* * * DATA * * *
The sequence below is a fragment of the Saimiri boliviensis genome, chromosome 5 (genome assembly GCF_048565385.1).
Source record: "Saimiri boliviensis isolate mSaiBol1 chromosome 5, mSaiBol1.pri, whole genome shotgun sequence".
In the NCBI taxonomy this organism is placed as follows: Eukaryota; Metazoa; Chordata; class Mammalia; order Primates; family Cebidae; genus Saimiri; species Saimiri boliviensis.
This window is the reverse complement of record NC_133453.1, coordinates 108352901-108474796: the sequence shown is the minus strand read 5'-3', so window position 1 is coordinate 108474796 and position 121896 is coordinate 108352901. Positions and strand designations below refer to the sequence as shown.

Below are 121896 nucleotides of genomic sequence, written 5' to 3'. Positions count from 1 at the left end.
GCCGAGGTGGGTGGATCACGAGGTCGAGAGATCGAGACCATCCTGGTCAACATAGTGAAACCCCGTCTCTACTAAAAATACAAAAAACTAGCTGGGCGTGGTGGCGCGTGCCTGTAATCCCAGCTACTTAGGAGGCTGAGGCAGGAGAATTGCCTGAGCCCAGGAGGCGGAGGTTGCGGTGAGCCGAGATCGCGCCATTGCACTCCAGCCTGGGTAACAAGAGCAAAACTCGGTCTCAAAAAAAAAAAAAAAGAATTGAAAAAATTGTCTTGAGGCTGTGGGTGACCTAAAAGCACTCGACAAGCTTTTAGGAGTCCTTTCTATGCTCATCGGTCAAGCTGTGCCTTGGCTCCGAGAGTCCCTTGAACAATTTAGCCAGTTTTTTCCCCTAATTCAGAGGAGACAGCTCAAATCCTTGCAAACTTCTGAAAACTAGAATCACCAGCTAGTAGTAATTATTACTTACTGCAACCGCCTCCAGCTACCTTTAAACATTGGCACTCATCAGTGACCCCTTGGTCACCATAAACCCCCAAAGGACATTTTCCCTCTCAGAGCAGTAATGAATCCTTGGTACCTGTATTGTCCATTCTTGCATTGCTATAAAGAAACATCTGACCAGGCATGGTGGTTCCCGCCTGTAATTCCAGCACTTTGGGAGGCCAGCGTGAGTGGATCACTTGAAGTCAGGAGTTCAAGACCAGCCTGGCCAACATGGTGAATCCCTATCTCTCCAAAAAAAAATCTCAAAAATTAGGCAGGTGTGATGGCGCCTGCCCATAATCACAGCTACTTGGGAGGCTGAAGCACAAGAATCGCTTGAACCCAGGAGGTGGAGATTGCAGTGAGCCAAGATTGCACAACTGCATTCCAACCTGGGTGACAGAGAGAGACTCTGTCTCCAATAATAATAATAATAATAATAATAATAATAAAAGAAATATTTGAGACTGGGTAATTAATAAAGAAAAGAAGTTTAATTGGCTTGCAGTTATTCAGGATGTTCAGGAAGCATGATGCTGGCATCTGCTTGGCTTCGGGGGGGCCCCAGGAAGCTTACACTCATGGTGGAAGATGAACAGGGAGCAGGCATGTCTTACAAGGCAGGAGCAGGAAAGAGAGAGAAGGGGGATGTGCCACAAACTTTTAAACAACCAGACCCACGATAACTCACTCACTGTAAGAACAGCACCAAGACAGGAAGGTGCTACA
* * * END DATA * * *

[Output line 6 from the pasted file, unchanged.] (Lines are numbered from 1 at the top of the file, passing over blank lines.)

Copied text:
GCCGAGGTGGGTGGATCACGAGGTCGAGAGATCGAGACCATCCTGGTCAACATAGTGAAACCCCGTCTCTACTAAAAATACAAAAAACTAGCTGGGCGTGGTGGCGCGTGCCTGTAATCCCAGCTACTTAGGAGGCTGAGGCAGGAGAATTGCCTGAGCCCAGGAGGCGGAGGTTGCGGTGAGCCGAGATCGCGCCATTGCACTCCAGCCTGGGTAACAAGAGCAAAACTCGGTCTCAAAAAAAAAAAAAAAGAATTGAAAAAATTGTCTTGAGGCTGTGGGTGACCTAAAAGCACTCGACAAGCTTTTAGGAGTCCTTTCTATGCTCATCGGTCAAGCTGTGCCTTGGCTCCGAGAGTCCCTTGAACAATTTAGCCAGTTTTTTCCCCTAATTCAGAGGAGACAGCTCAAATCCTTGCAAACTTCTGAAAACTAGAATCACCAGCTAGTAGTAATTATTACTTACTGCAACCGCCTCCAGCTACCTTTAAACATTGGCACTCATCAGTGACCCCTTGGTCACCATAAACCCCCAAAGGACATTTTCCCTCTCAGAGCAGTAATGAATCCTTGGTACCTGTATTGTCCATTCTTGCATTGCTATAAAGAAACATCTGACCAGGCATGGTGGTTCCCGCCTGTAATTCCAGCACTTTGGGAGGCCAGCGTGAGTGGATCACTTGAAGTCAGGAGTTCAAGACCAGCCTGGCCAACATGGTGAATCCCTATCTCTCCAAAAAAAAATCTCAAAAATTAGGCAGGTGTGATGGCGCCTGCCCATAATCACAGCTACTTGGGAGGCTGAAGCACAAGAATCGCTTGAACCCAGGAGGTGGAGATTGCAGTGAGCCAAGATTGCACAACTGCATTCCAACCTGGGTGACAGAGAGAGACTCTGTCTCCAATAATAATAATAATAATAATAATAATAATAAAAGAAATATTTGAGACTGGGTAATTAATAAAGAAAAGAAGTTTAATTGGCTTGCAGTTATTCAGGATGTTCAGGAAGCATGATGCTGGCATCTGCTTGGCTTCGGGGGGGCCCCAGGAAGCTTACACTCATGGTGGAAGATGAACAGGGAGCAGGCATGTCTTACAAGGCAGGAGCAGGAAAGAGAGAGAAGGGGGATGTGCCACAAACTTTTAAACAACCAGACCCACGATAACTCACTCACTGTAAGAACAGCACCAAGACAGGAAGGTGCTACA